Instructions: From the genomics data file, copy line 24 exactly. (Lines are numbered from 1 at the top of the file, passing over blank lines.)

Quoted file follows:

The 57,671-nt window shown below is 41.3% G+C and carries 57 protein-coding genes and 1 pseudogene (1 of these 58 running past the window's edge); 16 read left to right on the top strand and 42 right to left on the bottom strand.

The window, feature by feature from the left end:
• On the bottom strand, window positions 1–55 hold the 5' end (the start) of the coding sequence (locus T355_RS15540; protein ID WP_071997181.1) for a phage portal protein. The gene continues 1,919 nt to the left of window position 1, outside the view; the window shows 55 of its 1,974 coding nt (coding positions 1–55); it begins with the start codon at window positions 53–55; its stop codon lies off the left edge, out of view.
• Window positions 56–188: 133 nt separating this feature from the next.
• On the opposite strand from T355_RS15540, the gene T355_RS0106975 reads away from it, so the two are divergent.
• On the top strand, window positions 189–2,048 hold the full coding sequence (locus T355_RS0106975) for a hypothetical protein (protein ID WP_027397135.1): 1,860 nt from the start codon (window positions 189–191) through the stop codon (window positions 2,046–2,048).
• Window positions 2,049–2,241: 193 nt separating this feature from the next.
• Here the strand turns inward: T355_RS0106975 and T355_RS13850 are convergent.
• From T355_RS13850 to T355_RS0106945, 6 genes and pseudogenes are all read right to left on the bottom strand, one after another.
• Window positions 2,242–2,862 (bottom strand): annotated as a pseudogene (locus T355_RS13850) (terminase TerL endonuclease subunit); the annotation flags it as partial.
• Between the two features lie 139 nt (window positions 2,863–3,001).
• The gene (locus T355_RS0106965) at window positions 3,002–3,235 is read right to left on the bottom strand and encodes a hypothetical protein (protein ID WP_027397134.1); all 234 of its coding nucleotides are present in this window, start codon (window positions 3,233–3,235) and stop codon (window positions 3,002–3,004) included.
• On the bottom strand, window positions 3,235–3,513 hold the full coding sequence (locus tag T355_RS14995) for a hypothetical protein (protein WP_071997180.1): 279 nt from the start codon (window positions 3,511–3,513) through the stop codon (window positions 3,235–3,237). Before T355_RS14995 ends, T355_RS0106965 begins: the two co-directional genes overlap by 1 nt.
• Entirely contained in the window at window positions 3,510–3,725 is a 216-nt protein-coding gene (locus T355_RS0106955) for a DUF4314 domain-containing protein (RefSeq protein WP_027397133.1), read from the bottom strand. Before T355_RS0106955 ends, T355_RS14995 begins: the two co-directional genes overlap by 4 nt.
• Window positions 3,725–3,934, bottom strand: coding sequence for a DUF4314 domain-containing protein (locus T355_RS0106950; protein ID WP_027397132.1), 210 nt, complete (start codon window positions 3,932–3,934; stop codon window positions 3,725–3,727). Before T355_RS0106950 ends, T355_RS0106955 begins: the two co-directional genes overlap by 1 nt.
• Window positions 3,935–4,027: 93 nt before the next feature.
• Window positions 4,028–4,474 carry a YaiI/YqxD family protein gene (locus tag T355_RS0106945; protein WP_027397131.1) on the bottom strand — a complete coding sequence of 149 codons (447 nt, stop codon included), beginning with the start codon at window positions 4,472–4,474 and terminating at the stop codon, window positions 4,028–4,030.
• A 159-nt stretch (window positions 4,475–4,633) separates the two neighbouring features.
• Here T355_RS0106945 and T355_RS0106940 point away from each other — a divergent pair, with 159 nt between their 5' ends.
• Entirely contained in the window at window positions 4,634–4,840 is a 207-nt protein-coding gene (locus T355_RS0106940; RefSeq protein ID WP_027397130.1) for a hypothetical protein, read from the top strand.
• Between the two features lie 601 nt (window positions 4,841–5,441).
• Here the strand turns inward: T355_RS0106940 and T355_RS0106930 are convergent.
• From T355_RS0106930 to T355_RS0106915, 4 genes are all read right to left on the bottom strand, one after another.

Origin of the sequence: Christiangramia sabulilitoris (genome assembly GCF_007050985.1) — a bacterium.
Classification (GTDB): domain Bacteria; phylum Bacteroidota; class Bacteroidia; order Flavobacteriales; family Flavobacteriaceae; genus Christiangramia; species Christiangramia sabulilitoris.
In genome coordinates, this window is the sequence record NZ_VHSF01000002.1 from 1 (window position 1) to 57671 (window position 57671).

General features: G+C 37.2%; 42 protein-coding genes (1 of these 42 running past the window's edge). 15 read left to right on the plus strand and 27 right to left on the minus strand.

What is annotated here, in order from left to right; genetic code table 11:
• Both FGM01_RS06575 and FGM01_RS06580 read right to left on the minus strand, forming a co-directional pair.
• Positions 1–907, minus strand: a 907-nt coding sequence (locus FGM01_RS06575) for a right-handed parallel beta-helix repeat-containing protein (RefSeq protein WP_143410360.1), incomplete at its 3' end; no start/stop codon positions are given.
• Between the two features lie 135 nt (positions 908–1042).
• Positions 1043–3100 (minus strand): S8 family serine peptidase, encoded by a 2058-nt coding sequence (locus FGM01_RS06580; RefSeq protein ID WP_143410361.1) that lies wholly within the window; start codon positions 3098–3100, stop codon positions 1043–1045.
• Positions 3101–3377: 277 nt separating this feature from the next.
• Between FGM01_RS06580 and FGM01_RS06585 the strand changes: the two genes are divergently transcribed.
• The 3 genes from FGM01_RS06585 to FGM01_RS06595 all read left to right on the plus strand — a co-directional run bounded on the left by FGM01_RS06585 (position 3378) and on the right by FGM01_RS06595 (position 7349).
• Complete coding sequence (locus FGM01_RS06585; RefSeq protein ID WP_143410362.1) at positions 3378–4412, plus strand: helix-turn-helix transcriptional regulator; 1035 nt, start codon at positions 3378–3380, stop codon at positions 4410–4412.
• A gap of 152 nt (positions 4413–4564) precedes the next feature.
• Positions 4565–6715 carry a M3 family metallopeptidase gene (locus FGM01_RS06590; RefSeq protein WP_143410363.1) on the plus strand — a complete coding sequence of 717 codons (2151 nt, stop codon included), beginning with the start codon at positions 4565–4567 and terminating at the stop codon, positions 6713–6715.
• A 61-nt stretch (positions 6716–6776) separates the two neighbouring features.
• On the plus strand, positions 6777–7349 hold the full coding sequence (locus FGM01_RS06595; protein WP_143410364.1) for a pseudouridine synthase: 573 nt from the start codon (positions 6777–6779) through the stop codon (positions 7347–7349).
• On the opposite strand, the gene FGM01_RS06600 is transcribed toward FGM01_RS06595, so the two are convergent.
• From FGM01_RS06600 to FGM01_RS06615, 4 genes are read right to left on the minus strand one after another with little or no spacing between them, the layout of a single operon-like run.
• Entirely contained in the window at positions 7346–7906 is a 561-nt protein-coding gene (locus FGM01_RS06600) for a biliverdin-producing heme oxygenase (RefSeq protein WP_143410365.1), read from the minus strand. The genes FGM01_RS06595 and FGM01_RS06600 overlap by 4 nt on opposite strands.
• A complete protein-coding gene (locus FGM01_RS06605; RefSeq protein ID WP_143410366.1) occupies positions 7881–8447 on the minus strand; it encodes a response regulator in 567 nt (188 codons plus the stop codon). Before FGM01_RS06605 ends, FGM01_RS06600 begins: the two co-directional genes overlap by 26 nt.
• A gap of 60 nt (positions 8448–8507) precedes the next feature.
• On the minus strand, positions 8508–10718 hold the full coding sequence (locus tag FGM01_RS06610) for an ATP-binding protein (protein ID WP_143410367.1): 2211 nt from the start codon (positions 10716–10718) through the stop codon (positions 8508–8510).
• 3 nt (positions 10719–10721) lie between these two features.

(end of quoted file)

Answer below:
Origin of the sequence: Christiangramia sabulilitoris (genome assembly GCF_007050985.1) — a bacterium.